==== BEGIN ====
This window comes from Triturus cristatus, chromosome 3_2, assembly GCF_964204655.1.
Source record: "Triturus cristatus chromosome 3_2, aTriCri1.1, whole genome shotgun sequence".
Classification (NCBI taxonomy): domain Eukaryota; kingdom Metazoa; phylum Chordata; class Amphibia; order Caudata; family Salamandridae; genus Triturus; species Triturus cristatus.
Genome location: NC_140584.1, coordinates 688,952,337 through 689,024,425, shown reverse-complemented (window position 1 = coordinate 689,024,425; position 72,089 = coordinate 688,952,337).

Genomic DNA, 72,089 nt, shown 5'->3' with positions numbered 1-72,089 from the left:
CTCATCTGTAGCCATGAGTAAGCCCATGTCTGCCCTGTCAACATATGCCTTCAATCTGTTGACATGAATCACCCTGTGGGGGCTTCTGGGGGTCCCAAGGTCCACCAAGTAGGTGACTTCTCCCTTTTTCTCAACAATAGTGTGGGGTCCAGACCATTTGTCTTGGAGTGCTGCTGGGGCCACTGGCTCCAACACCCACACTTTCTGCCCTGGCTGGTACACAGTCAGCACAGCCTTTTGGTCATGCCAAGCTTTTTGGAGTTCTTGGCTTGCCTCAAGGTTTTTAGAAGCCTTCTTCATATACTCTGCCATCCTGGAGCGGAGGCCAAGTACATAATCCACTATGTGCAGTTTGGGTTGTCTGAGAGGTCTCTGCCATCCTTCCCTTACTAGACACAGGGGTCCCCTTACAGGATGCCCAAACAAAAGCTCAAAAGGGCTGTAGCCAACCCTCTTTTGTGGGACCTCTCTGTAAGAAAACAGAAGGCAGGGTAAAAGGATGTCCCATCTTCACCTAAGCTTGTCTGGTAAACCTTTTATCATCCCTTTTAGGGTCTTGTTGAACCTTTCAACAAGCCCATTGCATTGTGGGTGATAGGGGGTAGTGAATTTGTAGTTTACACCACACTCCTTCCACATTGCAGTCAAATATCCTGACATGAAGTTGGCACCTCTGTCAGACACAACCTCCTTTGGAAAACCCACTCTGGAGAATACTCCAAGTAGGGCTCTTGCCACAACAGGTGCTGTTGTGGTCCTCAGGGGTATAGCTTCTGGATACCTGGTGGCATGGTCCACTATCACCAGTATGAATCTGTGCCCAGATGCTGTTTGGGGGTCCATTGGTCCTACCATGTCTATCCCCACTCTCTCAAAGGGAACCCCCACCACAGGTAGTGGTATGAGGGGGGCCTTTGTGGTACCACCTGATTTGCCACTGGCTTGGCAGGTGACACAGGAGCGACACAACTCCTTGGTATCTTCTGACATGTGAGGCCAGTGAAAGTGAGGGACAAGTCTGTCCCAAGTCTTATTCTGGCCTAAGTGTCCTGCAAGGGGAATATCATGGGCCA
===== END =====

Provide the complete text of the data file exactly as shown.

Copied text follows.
This window comes from Triturus cristatus, chromosome 3_2, assembly GCF_964204655.1.
Source record: "Triturus cristatus chromosome 3_2, aTriCri1.1, whole genome shotgun sequence".
Classification (NCBI taxonomy): domain Eukaryota; kingdom Metazoa; phylum Chordata; class Amphibia; order Caudata; family Salamandridae; genus Triturus; species Triturus cristatus.
Genome location: NC_140584.1, coordinates 688,952,337 through 689,024,425, shown reverse-complemented (window position 1 = coordinate 689,024,425; position 72,089 = coordinate 688,952,337).

Genomic DNA, 72,089 nt, shown 5'->3' with positions numbered 1-72,089 from the left:
CTCATCTGTAGCCATGAGTAAGCCCATGTCTGCCCTGTCAACATATGCCTTCAATCTGTTGACATGAATCACCCTGTGGGGGCTTCTGGGGGTCCCAAGGTCCACCAAGTAGGTGACTTCTCCCTTTTTCTCAACAATAGTGTGGGGTCCAGACCATTTGTCTTGGAGTGCTGCTGGGGCCACTGGCTCCAACACCCACACTTTCTGCCCTGGCTGGTACACAGTCAGCACAGCCTTTTGGTCATGCCAAGCTTTTTGGAGTTCTTGGCTTGCCTCAAGGTTTTTAGAAGCCTTCTTCATATACTCTGCCATCCTGGAGCGGAGGCCAAGTACATAATCCACTATGTGCAGTTTGGGTTGTCTGAGAGGTCTCTGCCATCCTTCCCTTACTAGACACAGGGGTCCCCTTACAGGATGCCCAAACAAAAGCTCAAAAGGGCTGTAGCCAACCCTCTTTTGTGGGACCTCTCTGTAAGAAAACAGAAGGCAGGGTAAAAGGATGTCCCATCTTCACCTAAGCTTGTCTGGTAAACCTTTTATCATCCCTTTTAGGGTCTTGTTGAACCTTTCAACAAGCCCATTGCATTGTGGGTGATAGGGGGTAGTGAATTTGTAGTTTACACCACACTCCTTCCACATTGCAGTCAAATATCCTGACATGAAGTTGGCACCTCTGTCAGACACAACCTCCTTTGGAAAACCCACTCTGGAGAATACTCCAAGTAGGGCTCTTGCCACAACAGGTGCTGTTGTGGTCCTCAGGGGTATAGCTTCTGGATACCTGGTGGCATGGTCCACTATCACCAGTATGAATCTGTGCCCAGATGCTGTTTGGGGGTCCATTGGTCCTACCATGTCTATCCCCACTCTCTCAAAGGGAACCCCCACCACAGGTAGTGGTATGAGGGGGGCCTTTGTGGTACCACCTGATTTGCCACTGGCTTGGCAGGTGACACAGGAGCGACACAACTCCTTGGTATCTTCTGACATGTGAGGCCAGTGAAAGTGAGGGACAAGTCTGTCCCAAGTCTTATTCTGGCCTAAGTGTCCTGCAAGGGGAATATCATGGGCCA